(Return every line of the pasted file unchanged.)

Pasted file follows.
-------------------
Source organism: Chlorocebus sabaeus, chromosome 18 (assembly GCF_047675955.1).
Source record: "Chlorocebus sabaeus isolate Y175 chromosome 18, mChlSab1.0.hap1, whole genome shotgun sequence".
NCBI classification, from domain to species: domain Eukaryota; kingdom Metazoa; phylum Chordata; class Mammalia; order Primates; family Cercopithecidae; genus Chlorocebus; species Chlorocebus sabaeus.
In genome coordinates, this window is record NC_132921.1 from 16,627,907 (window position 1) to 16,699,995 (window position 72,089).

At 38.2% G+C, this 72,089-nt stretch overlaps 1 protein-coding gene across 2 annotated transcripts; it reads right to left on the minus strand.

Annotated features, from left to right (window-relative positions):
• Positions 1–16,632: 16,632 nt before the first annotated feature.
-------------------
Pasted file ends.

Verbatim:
Source organism: Chlorocebus sabaeus, chromosome 18 (assembly GCF_047675955.1).
Source record: "Chlorocebus sabaeus isolate Y175 chromosome 18, mChlSab1.0.hap1, whole genome shotgun sequence".
NCBI classification, from domain to species: domain Eukaryota; kingdom Metazoa; phylum Chordata; class Mammalia; order Primates; family Cercopithecidae; genus Chlorocebus; species Chlorocebus sabaeus.
In genome coordinates, this window is record NC_132921.1 from 16,627,907 (window position 1) to 16,699,995 (window position 72,089).

At 38.2% G+C, this 72,089-nt stretch overlaps 1 protein-coding gene across 2 annotated transcripts; it reads right to left on the minus strand.

Annotated features, from left to right (window-relative positions):
• Positions 1–16,632: 16,632 nt before the first annotated feature.